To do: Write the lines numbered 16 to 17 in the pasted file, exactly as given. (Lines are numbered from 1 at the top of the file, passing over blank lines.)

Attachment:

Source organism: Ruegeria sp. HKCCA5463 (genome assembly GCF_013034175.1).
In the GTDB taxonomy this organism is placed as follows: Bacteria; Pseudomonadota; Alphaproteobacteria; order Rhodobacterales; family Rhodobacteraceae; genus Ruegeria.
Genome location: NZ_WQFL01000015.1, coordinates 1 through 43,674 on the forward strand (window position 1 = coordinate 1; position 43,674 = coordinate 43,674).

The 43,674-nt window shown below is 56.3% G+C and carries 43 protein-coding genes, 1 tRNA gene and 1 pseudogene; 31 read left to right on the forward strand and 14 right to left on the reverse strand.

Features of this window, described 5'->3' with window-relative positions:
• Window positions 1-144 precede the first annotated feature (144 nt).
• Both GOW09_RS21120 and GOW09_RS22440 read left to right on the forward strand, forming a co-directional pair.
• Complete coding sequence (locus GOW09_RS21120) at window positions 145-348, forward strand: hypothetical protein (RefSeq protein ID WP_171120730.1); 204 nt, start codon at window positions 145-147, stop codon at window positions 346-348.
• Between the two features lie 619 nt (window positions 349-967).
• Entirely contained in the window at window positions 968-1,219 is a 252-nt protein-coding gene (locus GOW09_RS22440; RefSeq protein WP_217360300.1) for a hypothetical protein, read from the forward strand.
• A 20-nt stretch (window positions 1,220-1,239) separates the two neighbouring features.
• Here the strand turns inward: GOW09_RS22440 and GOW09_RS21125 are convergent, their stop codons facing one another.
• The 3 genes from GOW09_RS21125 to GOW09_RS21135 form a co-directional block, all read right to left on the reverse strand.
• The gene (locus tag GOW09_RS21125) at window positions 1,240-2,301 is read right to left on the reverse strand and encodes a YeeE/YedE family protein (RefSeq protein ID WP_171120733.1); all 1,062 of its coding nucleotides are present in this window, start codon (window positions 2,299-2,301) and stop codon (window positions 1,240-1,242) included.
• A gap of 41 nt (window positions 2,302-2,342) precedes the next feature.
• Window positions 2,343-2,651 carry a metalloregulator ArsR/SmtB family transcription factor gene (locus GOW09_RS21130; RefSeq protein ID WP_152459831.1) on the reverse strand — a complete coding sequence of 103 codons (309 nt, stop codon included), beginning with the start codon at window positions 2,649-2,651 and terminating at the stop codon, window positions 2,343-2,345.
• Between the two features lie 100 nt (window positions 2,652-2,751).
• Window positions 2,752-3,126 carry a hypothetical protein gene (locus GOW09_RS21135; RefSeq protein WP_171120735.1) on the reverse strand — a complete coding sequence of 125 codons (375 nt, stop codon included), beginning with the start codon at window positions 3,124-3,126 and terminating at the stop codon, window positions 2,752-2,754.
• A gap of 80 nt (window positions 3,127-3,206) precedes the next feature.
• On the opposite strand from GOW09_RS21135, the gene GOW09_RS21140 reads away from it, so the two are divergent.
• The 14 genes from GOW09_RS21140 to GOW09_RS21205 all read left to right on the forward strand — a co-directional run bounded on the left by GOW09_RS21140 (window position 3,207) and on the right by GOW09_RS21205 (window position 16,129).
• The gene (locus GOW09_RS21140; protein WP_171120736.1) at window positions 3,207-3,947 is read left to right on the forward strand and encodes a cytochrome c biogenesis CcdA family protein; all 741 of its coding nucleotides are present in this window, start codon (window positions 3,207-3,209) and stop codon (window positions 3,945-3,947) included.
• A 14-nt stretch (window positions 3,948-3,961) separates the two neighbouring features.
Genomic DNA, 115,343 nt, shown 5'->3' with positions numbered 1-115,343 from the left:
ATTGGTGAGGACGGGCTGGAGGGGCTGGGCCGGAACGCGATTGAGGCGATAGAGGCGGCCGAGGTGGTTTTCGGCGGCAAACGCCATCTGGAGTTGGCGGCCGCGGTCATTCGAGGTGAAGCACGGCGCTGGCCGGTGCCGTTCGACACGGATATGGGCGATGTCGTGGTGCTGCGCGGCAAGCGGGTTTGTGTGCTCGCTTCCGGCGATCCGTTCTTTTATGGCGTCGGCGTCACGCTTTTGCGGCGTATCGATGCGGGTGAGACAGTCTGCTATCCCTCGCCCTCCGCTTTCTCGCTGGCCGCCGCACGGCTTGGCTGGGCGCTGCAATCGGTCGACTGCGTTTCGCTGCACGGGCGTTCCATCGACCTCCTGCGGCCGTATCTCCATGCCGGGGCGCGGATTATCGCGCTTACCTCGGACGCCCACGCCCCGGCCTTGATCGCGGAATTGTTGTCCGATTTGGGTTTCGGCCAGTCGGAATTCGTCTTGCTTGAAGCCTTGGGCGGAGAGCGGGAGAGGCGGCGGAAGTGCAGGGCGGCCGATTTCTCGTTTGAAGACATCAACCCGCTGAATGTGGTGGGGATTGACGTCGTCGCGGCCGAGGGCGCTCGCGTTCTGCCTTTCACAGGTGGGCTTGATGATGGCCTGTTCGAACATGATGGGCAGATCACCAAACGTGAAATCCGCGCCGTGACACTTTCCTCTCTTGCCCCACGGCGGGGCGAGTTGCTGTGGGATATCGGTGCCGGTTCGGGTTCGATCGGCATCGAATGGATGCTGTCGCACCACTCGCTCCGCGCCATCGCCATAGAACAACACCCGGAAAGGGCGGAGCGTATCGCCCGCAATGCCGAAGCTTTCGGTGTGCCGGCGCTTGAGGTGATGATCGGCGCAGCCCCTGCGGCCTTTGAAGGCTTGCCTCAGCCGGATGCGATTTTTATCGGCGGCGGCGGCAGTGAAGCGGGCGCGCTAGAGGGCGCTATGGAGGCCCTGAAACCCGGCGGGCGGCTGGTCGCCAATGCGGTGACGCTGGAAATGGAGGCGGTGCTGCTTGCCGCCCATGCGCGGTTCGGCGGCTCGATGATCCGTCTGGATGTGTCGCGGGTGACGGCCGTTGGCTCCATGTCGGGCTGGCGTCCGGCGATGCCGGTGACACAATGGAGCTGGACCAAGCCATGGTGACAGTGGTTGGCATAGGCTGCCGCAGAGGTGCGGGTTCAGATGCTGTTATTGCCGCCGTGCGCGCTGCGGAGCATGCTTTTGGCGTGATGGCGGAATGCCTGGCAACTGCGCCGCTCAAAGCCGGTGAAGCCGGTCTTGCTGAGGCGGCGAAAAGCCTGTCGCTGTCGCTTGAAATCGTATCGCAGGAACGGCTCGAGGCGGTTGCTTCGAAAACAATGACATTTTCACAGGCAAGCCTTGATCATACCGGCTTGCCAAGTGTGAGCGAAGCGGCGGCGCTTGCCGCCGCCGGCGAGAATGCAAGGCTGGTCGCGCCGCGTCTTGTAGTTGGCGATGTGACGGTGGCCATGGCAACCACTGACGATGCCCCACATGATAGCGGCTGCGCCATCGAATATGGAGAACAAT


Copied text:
• Window positions 2,343-2,651 carry a metalloregulator ArsR/SmtB family transcription factor gene (locus GOW09_RS21130; RefSeq protein ID WP_152459831.1) on the reverse strand — a complete coding sequence of 103 codons (309 nt, stop codon included), beginning with the start codon at window positions 2,649-2,651 and terminating at the stop codon, window positions 2,343-2,345.
• Between the two features lie 100 nt (window positions 2,652-2,751).